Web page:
#15 DeadLegs

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Posted 13 June 2012 - 03:05 PM

Deadlegs,

I agree with you - but is it just me or have we not actually seen a significant correction yet in the housing market here (here- assuming you are a resident!). Yes we have seen some falls but sellers as your comment would also suggest appear to be fairly stubborn at present despite things not moving.

I just wonder when we are going to see some real reduction in prices. You would think with bad jobs news recently, the state of government finances etc that the valuations may have come down more substantially by now. Seems to be taking a long time to filter through.

Any thoughts?


In my opinion, some houses on the market are owned by people who don't need the money, so they are prepared to wait (the stock market is a bit volatile and interest rates for depositors are low, and its not their only home). Other houses were purchased with a mortgage, and while repayments are not too high, they can afford to keep up the repayments rather than take a loss on the sale. On a similar vein, if they purchased near or at the top of the market, unless they are being forced to sell quickly, they probably feel entitled to the same money back. In many respects the Isle of Man has been a pretty good place to leave a house unoccupied for long periods with little risk of someone vandalising it, stripping the copper, lead, roof slates etc or squatting in it.

I agree that we have yet to see the penny drop.. although the Chief Minister has made statements that should send shivers down the spines of its civil servants, the government seems to have held off from significant redundancies and made up the shortfall in its income from its reserves. I'm guessing what they are hoping that by incrementally reducing head count, the Isle of Man economy will not experience a SUDDEN change. In my opinion, it is a flawed policy, as unless the lost income can be replaced, by the time the reserves are spent, it will still be in the position of needing to make harsh cuts and increase taxes, except it won't have reserves to use for any UNANTICIPATED eventualities. I understand the plans that are currently being proposed and aired in the local media are pie in the sky, because they expect growth of 6% each year. I also note the central government has been increasing every licence fee, duty and charge it can, and begun shifting responsibility for some things onto local commissioners etc.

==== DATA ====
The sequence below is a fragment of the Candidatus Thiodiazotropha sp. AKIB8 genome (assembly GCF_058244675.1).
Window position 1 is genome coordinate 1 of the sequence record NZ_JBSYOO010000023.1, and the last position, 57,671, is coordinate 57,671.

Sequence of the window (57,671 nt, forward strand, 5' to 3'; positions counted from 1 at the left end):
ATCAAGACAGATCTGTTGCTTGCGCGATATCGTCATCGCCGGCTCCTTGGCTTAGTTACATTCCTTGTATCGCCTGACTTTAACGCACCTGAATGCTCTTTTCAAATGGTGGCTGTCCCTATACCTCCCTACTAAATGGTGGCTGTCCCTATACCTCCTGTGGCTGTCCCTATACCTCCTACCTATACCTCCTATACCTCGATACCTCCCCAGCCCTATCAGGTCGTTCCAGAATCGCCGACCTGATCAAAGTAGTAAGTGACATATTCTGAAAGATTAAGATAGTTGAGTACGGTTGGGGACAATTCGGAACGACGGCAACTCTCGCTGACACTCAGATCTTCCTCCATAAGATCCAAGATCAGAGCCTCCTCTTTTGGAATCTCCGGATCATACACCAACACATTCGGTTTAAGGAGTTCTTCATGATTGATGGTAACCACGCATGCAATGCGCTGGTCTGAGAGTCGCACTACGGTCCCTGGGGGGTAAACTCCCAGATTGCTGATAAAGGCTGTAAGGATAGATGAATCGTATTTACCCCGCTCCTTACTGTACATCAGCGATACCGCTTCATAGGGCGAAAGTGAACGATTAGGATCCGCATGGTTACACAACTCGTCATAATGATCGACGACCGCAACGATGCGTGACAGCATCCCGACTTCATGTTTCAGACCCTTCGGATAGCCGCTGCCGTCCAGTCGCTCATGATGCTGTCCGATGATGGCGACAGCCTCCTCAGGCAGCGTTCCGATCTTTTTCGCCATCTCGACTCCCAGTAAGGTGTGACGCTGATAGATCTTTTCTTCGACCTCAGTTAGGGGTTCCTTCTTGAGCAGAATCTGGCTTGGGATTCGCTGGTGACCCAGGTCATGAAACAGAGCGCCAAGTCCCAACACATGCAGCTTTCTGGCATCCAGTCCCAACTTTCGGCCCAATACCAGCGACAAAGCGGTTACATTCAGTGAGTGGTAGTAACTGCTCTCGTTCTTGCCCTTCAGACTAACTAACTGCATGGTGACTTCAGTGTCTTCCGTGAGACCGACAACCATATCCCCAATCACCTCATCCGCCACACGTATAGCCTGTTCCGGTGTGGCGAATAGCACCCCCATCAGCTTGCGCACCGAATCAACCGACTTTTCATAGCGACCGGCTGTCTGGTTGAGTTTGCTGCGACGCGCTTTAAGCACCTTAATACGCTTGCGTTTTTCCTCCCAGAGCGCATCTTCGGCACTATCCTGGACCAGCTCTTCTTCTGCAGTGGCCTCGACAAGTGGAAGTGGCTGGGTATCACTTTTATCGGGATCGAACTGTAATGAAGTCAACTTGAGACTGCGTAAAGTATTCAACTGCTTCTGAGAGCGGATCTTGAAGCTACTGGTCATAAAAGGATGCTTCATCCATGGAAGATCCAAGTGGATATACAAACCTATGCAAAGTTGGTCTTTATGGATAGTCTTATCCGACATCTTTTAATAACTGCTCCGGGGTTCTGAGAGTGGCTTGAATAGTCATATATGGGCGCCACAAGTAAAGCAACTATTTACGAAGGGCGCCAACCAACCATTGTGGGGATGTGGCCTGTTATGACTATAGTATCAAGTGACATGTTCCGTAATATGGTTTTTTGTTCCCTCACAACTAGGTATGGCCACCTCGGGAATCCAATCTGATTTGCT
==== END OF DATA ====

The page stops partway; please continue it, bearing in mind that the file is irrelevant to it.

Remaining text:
Part of the blame for the lack of downward pressure in agreed prices has got to come from potential buyers who I expect are being too generous in their offers when they make them, or are being frightened off by the asking prices and not bothering. I would also blame the Estate Agent valuation professionals for allowing owners to have unreasonable expectations. An agent told me that owners are asking for valuations from different firms and asking for the property to be marketed at the highest one, frequently exclusively with the firm that came up with that valuation because of the discount offered in fees. I once went to view a property, hated it, decided the asking price of half a million was far in excess of reasonable, so offered around 250k. Not surprisingly the owners rejected my offer (phew!) but it made them think again about what was reasonable, and I recall that not long after, they accepted an offer approximately half way between what I had offered and what they had originally aspired to. I still would not want that property at the price it sold at.

At the moment I'm happy with the flexibility of renting, as more unsold properties transfer to the lettings market, so there should be a downwards pressure on letting prices (but again, similar aspirational prices being encouraged by the agents I think... lots of empty lets!). If I need to leave, then I won't have to wait for someone else to buy my house. Actually, I wonder are mortgage lenders accepting Isle of Man properties as collateral against new purchases in the UK?

Perhaps the next budget we will see more CS cuts, and less mortgage relief /social spending which will affect peoples willingness to take on large mortgages. Certainly the price freezes on electricity will be expiring round about then...